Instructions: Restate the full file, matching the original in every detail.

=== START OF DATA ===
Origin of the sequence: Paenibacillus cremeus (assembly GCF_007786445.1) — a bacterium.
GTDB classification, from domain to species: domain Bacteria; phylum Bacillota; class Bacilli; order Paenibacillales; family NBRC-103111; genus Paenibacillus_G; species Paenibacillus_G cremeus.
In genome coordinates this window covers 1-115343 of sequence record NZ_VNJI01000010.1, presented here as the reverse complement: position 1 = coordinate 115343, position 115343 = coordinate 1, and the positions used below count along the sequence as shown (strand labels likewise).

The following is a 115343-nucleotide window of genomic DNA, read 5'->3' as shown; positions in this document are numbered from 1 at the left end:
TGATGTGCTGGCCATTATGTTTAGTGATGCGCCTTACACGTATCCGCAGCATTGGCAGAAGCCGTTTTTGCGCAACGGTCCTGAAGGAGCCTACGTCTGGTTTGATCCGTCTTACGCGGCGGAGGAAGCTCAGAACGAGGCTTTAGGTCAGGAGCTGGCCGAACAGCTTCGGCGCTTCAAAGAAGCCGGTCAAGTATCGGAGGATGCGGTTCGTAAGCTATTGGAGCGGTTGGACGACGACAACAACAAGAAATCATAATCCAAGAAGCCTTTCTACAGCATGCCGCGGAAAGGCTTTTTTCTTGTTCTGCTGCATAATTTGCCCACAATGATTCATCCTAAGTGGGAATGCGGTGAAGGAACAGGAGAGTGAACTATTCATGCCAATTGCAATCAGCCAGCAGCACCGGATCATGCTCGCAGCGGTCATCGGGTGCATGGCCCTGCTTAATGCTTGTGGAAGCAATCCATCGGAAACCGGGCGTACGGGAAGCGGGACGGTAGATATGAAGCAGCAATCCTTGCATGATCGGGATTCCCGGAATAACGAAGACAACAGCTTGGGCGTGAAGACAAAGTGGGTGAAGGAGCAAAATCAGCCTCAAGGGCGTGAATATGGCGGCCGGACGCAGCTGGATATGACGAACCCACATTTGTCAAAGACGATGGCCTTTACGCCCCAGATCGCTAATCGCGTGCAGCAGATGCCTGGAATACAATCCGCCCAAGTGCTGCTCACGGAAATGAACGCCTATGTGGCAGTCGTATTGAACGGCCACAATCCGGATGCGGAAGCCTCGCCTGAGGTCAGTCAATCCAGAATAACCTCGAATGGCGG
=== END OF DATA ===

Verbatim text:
Origin of the sequence: Paenibacillus cremeus (assembly GCF_007786445.1) — a bacterium.
GTDB classification, from domain to species: domain Bacteria; phylum Bacillota; class Bacilli; order Paenibacillales; family NBRC-103111; genus Paenibacillus_G; species Paenibacillus_G cremeus.
In genome coordinates this window covers 1-115343 of sequence record NZ_VNJI01000010.1, presented here as the reverse complement: position 1 = coordinate 115343, position 115343 = coordinate 1, and the positions used below count along the sequence as shown (strand labels likewise).

The following is a 115343-nucleotide window of genomic DNA, read 5'->3' as shown; positions in this document are numbered from 1 at the left end:
TGATGTGCTGGCCATTATGTTTAGTGATGCGCCTTACACGTATCCGCAGCATTGGCAGAAGCCGTTTTTGCGCAACGGTCCTGAAGGAGCCTACGTCTGGTTTGATCCGTCTTACGCGGCGGAGGAAGCTCAGAACGAGGCTTTAGGTCAGGAGCTGGCCGAACAGCTTCGGCGCTTCAAAGAAGCCGGTCAAGTATCGGAGGATGCGGTTCGTAAGCTATTGGAGCGGTTGGACGACGACAACAACAAGAAATCATAATCCAAGAAGCCTTTCTACAGCATGCCGCGGAAAGGCTTTTTTCTTGTTCTGCTGCATAATTTGCCCACAATGATTCATCCTAAGTGGGAATGCGGTGAAGGAACAGGAGAGTGAACTATTCATGCCAATTGCAATCAGCCAGCAGCACCGGATCATGCTCGCAGCGGTCATCGGGTGCATGGCCCTGCTTAATGCTTGTGGAAGCAATCCATCGGAAACCGGGCGTACGGGAAGCGGGACGGTAGATATGAAGCAGCAATCCTTGCATGATCGGGATTCCCGGAATAACGAAGACAACAGCTTGGGCGTGAAGACAAAGTGGGTGAAGGAGCAAAATCAGCCTCAAGGGCGTGAATATGGCGGCCGGACGCAGCTGGATATGACGAACCCACATTTGTCAAAGACGATGGCCTTTACGCCCCAGATCGCTAATCGCGTGCAGCAGATGCCTGGAATACAATCCGCCCAAGTGCTGCTCACGGAAATGAACGCCTATGTGGCAGTCGTATTGAACGGCCACAATCCGGATGCGGAAGCCTCGCCTGAGGTCAGTCAATCCAGAATAACCTCGAATGGCGG